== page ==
Netflix’s “Next in Fashion” fashion competition show will premiere Jan. 29.
Hosted by Tan France (“Queer Eye”) and designer/model Alexa Chung, it has contestants competing for a $250,000 prize and a chance to have their collection sold on Net-a-porter. Guest judges include Hollywood stylists Elizabeth Stewart and Jason Bolden, Instagram’s Eva Chen and Net-a-porter’s global buying director Elizabeth von der Goltz, plus designers Monique Lhuillier, Prabal Gurung, Phillip Lim, Kerby Jean-Raymond, Christopher Kane and Tommy Hilfiger.
“We’ve always been huge supporters of emerging designers…and this fits into that,” said von der Goltz, speaking to WWD exclusively about the shopping platform’s partnership with the show, and mentioning Net-a-porter’s The Vanguard program for emerging designers as a parallel. “Everything today is experiential and fashion fits into that perfectly. And us being digital, the way we communicate is online…streaming fits into who we are as a retailer.”
Discovering up-and-coming talent has become a commodity for shoppers, she added of the show’s appeal. “Our EIPs, our top customers, are super savvy, and they have power brands they will always wear, but they also want to be seen in a brand not everyone knows,” von der Goltz said, noting that she has bought brands that have never shown at a fashion week after finding them on Instagram, and that streaming is just another channel for discovering talent.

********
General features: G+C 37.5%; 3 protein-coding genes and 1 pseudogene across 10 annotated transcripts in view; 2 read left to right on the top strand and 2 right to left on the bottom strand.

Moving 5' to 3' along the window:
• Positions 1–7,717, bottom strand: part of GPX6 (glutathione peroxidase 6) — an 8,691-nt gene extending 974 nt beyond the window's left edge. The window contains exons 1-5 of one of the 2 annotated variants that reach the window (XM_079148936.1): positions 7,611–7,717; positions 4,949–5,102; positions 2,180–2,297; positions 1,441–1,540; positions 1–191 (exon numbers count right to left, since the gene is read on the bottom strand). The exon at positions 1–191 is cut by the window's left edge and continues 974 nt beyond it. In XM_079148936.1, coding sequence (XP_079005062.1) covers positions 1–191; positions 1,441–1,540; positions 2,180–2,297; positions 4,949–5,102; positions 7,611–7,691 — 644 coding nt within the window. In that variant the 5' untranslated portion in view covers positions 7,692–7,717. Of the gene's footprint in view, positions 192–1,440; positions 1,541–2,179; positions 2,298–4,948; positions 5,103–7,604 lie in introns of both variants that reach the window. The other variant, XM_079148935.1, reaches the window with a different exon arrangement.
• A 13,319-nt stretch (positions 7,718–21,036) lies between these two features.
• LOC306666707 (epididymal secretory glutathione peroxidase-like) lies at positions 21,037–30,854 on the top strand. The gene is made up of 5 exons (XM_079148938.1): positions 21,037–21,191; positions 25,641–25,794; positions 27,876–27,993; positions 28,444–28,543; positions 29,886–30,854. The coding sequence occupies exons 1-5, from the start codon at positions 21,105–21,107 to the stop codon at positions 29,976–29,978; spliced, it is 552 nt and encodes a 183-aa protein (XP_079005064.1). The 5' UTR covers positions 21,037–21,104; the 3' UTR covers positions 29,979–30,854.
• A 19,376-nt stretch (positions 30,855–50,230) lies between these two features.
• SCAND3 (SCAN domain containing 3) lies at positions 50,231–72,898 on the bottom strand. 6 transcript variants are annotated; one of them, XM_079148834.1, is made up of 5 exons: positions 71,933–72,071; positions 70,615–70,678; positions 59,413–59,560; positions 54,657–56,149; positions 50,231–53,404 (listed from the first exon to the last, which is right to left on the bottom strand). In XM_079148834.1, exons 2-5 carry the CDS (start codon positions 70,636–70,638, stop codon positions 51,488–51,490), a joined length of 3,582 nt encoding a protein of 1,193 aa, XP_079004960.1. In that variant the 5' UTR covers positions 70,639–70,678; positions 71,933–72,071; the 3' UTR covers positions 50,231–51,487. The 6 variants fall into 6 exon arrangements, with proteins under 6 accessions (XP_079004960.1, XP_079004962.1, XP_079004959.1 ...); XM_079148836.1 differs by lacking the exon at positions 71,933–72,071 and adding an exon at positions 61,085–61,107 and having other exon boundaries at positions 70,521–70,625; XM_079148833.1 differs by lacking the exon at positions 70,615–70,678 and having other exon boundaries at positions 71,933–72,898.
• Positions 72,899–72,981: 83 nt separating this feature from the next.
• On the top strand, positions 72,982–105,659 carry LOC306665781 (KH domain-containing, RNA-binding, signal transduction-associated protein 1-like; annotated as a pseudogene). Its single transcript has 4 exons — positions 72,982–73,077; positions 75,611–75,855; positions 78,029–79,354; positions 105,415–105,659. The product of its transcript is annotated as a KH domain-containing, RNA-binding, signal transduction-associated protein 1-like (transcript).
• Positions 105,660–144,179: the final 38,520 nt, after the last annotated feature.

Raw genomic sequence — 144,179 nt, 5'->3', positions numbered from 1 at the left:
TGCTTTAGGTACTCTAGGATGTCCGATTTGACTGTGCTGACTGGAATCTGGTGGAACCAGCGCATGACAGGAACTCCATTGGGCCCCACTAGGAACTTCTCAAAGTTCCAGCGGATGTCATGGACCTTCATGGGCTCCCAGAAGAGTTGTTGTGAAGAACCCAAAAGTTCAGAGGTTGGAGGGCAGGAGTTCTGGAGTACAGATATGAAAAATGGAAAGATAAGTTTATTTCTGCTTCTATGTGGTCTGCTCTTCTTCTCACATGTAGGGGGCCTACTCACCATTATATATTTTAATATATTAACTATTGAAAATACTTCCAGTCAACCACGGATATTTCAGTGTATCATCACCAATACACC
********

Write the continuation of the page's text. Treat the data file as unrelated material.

“We’re in more than 170 countries, and Netflix didn’t only go to the CFDA or the British Fashion Council to look for emerging designers for the show, they looked further. It’s great to use their scouting to have a wider reach.”
Von der Goltz said the caliber of talent on the 10-episode show is impressive. (The 18 competing designers include Angel Chen, Adolfo Sanchez, Marco Morante of Marco Marco, Daniel Fletcher and several others who already have their own brands or have designed for celebrities). “It’s not like we are going to trade down because we’re doing a show on Netflix,” she said, adding that as a judge, she was looking for a unique point of view, a signature aesthetic that runs through the collection and “an understanding even if a designer is new, they have enough of an infrastructure to produce.”
“I was impressed with the level of designers on the show, it was serious, and quite advanced in terms of developing a business,” she added, highlighting something that “Next in Fashion” has in common with Amazon’s “Making the Cut.” They are fashion TV 2.0.
“That was truly TV reality show entertainment, the designers were more green, they hadn’t ever produced a collection, some of them were still in school,” she said of “Project Runway,” adding that she was an avid fan of show from the start in 2004. “This show, the judges are all fashion designers or stylists, and the comments and feedback are related to design…This is about finding someone we feel has legs to become the designer of the future.”
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